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Plaintiffs, three women who suffered persistent hair loss after chemotherapy treatments, sued as a part of a multidistrict litigation (MDL) against distributors of the drug Taxotere (docetaxel) for permanent chemotherapy-induced hair loss, asserting a failure-to-warn claim.Louisiana law provides a one-year liberative prescription period for products-liability cases. Furthermore, under Louisiana law, there is a firmly rooted equitable-tolling doctrine known as contra non valentem agere non currit praescriptio, which means "[n]o prescription runs against a person unable to bring an action."The Fifth Circuit affirmed the district court's judgment in favor of Sanofi, agreeing with the district court that plaintiffs' claims are facially prescribed. The court interpreted Louisiana law to require that once hair loss persisted after six months, contra non valentem tolled the prescription period until the point when a prospective plaintiff through the exercise of reasonable diligence should have "considered [Taxotere] as a potential root cause of" her injury. In this case, the court concluded that plaintiffs did not act reasonably in light of their injuries and their causes of action were reasonably knowable in excess of one year prior to their filing suit. Therefore, Louisiana's equitable tolling doctrine of contra non valentem did not save plaintiffs' claims. View "Thibodeaux v. Sanofi U.S. Services, Inc." on Justia Law

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The Fifth Circuit affirmed the district court's grant of summary judgment on plaintiff's failure-to-warn claim asserted against the manufacturers of Taxotere, a chemotherapy medication. Plaintiff argues that Taxotere's manufacturers failed to provide an adequate warning of potentially permanent hair loss, which caused her injuries.The court concluded that, under Louisiana law, plaintiff cannot establish causation where, on this record, it is beyond any genuine dispute that a warning of the risk of permanent hair loss—as opposed to temporary hair loss—would not have affected the prescribing physician's decision to prescribe Taxotere. Therefore, plaintiff's claim fails as a matter of law. View "Phillips v. Sanofi U.S. Services, Inc." on Justia Law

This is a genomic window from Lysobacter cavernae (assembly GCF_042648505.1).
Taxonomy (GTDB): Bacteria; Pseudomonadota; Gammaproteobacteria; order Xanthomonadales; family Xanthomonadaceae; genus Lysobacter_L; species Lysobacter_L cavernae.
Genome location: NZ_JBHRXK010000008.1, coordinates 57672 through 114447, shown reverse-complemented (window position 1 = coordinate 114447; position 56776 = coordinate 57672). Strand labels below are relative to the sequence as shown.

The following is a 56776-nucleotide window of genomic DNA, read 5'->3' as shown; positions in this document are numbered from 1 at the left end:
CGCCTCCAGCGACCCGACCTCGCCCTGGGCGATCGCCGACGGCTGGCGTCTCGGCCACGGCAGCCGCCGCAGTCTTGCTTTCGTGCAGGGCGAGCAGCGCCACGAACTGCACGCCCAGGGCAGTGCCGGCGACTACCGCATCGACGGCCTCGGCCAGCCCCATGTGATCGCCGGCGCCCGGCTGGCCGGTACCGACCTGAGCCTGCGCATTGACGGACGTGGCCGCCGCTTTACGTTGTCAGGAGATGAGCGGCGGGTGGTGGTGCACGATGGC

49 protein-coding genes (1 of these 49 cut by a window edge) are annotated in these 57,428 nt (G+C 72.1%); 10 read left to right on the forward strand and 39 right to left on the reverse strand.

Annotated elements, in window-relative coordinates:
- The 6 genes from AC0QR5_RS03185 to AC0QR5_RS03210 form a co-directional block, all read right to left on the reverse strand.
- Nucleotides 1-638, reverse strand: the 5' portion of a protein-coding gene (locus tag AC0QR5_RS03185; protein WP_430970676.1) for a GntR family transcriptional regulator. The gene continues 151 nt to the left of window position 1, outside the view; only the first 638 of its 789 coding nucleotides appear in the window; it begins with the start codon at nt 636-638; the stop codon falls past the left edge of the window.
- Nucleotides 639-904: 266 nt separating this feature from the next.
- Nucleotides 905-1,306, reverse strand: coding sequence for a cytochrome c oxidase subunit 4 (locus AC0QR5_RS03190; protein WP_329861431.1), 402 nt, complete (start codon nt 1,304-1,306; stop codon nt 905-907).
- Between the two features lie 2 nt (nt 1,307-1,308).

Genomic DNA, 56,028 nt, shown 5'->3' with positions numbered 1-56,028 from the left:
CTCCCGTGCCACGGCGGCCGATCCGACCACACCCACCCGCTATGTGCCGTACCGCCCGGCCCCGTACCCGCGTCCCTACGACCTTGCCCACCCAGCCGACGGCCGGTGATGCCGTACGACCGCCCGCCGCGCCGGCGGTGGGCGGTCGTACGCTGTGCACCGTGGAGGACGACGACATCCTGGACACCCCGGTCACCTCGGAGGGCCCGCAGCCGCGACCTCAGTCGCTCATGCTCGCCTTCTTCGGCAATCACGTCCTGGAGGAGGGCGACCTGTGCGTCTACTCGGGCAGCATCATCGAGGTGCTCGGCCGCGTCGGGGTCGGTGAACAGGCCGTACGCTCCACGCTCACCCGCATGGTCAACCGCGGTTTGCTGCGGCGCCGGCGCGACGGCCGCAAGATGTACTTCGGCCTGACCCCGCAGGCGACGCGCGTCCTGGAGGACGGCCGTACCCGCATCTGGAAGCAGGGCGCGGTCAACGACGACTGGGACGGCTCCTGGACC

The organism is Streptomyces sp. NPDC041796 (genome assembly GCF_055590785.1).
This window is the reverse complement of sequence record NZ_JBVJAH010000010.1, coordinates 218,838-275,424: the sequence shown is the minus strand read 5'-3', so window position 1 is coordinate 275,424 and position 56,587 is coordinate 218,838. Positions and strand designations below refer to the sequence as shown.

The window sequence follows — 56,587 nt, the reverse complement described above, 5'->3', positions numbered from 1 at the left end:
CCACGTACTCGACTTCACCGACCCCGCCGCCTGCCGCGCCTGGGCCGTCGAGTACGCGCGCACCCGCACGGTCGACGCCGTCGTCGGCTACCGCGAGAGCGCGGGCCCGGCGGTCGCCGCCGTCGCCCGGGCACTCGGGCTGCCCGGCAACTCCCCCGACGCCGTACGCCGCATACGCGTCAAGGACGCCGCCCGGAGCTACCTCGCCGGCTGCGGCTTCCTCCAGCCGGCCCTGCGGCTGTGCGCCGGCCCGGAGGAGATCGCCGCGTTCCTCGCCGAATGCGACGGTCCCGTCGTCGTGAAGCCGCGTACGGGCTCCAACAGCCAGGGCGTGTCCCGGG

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The Commission charged Impax Laboratories with antitrust violations for accepting payments ultimately worth more than $100 million to delay the entry of its generic drug for more than two years. The Commission conducted a rule-of-reason analysis and unanimously concluded that Impax violated antitrust law.The Fifth Circuit denied the petition for review, concluding that substantial evidence supports the Commission's finding that the reverse payment settlement threatened competition. In this case, Endo agreed to make large payments to the company that was allegedly infringing its patents; in exchange, Impax agreed to delay entry of its generic drug until two-and-a-half years after the FDA approved the drug; and neither the saved costs of forgoing a trial nor any services Endo received justified these payments. Furthermore, substantial evidence supports the Commission's conclusion that a less restrictive, no-payment settlement, alternative was feasible. Therefore, Impax agreed to an unreasonable restraint of trade because the reverse payment settlement was an agreement to preserve and split monopoly profits that was not necessary to allow generic competition before the expiration of Endo's patent. View "Impax Laboratories, Inc. v. Federal Trade Commission" on Justia Law

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The Fifth Circuit affirmed the district court's dismissal of plaintiff's complaint alleging that she used defendants' prescription chemotherapy drug and now suffers from permanent hair loss. As a plaintiff in this multidistrict litigation (MDL), plaintiff was required to serve defendants with a completed fact sheet disclosing details of her personal and medical history soon after filing her short form complaint. She failed to do so in this case.The court applied the Deepwater Horizon two-factor test to the district court's dismissal of plaintiff's case and held that the district court was not required to make specific factual findings on each of the Deepwater Horizon prongs before dismissing plaintiff's case. The court explained that plaintiff exhibited a clear record of delay sufficient to meet the first prong in the Deepwater Horizon test, and lesser sanctions would not have served the best interests of justice. The court also held that the district court did not abuse its discretion in denying plaintiff's motion for reconsideration. View "Kuykendall v. Accord Healthcare, Inc." on Justia Law